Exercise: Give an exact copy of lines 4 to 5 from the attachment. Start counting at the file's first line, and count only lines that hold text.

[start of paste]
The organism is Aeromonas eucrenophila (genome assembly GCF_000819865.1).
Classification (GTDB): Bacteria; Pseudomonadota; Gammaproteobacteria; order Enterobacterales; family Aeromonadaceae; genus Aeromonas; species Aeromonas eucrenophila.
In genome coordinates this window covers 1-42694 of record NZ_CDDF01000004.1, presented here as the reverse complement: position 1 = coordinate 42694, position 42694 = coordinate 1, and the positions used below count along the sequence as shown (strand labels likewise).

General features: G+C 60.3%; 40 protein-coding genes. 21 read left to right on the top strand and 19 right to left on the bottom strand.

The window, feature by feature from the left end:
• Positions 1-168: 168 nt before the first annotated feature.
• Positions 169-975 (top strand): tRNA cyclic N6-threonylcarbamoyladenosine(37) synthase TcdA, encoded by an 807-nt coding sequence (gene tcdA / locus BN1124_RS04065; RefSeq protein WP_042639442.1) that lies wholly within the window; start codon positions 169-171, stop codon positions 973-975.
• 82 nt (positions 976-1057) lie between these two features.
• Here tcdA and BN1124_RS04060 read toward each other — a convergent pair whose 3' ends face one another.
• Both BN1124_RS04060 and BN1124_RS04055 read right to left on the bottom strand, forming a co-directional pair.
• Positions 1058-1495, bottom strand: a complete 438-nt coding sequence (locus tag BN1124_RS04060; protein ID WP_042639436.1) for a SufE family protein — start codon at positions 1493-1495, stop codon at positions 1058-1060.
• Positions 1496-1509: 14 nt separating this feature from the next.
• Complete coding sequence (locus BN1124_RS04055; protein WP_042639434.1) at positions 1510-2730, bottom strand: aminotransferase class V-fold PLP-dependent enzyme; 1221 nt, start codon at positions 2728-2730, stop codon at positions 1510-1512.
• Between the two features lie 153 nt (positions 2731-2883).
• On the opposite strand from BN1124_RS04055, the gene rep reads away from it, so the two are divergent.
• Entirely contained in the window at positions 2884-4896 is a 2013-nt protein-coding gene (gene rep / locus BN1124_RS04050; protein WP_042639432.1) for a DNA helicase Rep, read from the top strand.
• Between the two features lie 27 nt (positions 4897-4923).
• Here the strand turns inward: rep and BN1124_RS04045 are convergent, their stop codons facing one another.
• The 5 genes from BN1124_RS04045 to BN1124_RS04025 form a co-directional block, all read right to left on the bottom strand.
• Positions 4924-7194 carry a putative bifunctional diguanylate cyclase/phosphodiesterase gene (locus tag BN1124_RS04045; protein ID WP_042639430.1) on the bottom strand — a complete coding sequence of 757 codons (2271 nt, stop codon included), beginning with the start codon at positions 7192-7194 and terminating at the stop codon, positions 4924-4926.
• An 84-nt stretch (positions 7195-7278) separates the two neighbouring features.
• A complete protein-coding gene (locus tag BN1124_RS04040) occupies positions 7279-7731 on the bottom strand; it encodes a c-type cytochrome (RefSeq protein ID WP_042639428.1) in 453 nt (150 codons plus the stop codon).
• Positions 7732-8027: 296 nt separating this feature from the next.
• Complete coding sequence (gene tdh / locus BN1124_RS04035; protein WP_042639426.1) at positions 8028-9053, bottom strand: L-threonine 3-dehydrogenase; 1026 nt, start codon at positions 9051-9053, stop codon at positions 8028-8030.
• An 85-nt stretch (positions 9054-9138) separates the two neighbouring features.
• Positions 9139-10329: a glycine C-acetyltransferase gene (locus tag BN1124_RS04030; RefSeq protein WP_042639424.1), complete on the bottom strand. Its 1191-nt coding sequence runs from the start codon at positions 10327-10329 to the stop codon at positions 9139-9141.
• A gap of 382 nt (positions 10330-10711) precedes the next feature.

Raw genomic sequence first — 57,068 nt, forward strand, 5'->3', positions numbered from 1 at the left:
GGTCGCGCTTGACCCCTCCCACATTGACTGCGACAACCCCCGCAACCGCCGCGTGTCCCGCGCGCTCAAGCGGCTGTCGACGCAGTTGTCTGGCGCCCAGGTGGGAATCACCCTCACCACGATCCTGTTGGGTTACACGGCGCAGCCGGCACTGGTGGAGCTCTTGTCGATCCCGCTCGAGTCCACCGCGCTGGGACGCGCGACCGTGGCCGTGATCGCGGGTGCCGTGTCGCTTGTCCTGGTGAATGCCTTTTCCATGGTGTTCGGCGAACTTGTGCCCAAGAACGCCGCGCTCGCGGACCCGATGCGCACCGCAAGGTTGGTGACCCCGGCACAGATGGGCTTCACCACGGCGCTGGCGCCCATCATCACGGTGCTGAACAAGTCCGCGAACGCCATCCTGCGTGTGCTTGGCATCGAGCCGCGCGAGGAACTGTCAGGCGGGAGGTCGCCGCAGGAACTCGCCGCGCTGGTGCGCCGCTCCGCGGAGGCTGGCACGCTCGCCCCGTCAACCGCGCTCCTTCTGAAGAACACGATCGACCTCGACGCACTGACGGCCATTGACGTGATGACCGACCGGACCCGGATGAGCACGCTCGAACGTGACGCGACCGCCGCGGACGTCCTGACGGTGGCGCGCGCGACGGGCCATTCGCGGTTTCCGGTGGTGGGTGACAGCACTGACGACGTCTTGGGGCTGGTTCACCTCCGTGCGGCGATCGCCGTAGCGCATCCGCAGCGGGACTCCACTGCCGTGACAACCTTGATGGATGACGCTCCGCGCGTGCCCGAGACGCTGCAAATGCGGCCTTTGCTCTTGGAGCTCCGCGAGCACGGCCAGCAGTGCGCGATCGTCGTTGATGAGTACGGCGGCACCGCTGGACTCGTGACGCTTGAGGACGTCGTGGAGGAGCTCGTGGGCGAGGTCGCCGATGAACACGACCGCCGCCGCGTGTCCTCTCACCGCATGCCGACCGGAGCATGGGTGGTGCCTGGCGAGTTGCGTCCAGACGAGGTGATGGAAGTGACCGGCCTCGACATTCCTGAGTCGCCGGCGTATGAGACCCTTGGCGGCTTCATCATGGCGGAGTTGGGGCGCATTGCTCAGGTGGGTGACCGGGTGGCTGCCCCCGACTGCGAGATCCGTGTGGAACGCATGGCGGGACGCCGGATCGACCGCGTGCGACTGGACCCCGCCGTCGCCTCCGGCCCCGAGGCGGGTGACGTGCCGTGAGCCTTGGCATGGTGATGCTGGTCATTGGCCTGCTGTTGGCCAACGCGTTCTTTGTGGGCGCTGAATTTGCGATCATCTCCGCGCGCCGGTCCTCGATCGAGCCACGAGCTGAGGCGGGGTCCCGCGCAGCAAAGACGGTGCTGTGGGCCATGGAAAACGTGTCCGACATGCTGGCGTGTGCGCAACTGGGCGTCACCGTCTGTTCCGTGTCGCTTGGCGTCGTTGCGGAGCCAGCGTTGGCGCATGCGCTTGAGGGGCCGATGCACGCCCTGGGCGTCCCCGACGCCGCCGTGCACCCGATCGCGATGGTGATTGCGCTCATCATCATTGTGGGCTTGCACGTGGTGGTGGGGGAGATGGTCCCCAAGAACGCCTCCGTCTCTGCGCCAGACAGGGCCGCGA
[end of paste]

General features: G+C 60.3%; 40 protein-coding genes. 21 read left to right on the top strand and 19 right to left on the bottom strand.

The window, feature by feature from the left end: